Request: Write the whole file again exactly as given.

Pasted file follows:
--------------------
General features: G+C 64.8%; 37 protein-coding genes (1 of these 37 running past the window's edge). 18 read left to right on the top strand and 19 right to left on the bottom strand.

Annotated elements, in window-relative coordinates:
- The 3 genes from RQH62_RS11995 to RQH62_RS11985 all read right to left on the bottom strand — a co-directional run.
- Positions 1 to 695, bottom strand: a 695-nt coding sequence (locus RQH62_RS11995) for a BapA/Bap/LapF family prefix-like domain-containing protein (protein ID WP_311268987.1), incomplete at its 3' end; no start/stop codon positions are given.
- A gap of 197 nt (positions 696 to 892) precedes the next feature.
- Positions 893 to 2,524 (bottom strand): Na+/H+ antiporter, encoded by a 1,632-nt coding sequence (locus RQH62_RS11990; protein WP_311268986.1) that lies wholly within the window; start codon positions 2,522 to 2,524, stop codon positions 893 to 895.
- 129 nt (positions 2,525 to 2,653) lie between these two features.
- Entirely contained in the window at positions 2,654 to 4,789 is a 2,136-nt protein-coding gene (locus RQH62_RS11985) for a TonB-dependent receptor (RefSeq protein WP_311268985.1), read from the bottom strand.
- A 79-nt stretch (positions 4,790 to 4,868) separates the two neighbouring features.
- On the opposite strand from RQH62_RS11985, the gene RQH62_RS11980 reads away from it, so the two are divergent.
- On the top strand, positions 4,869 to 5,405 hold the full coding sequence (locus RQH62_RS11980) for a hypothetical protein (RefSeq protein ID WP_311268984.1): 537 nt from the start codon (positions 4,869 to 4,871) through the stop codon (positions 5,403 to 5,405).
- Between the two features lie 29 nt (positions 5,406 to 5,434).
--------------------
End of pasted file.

General features: G+C 64.8%; 37 protein-coding genes (1 of these 37 running past the window's edge). 18 read left to right on the top strand and 19 right to left on the bottom strand.

Annotated elements, in window-relative coordinates:
- The 3 genes from RQH62_RS11995 to RQH62_RS11985 all read right to left on the bottom strand — a co-directional run.
- Positions 1 to 695, bottom strand: a 695-nt coding sequence (locus RQH62_RS11995) for a BapA/Bap/LapF family prefix-like domain-containing protein (protein ID WP_311268987.1), incomplete at its 3' end; no start/stop codon positions are given.
- A gap of 197 nt (positions 696 to 892) precedes the next feature.
- Positions 893 to 2,524 (bottom strand): Na+/H+ antiporter, encoded by a 1,632-nt coding sequence (locus RQH62_RS11990; protein WP_311268986.1) that lies wholly within the window; start codon positions 2,522 to 2,524, stop codon positions 893 to 895.
- 129 nt (positions 2,525 to 2,653) lie between these two features.
- Entirely contained in the window at positions 2,654 to 4,789 is a 2,136-nt protein-coding gene (locus RQH62_RS11985) for a TonB-dependent receptor (RefSeq protein WP_311268985.1), read from the bottom strand.
- A 79-nt stretch (positions 4,790 to 4,868) separates the two neighbouring features.
- On the opposite strand from RQH62_RS11985, the gene RQH62_RS11980 reads away from it, so the two are divergent.
- On the top strand, positions 4,869 to 5,405 hold the full coding sequence (locus RQH62_RS11980) for a hypothetical protein (RefSeq protein ID WP_311268984.1): 537 nt from the start codon (positions 4,869 to 4,871) through the stop codon (positions 5,403 to 5,405).
- Between the two features lie 29 nt (positions 5,406 to 5,434).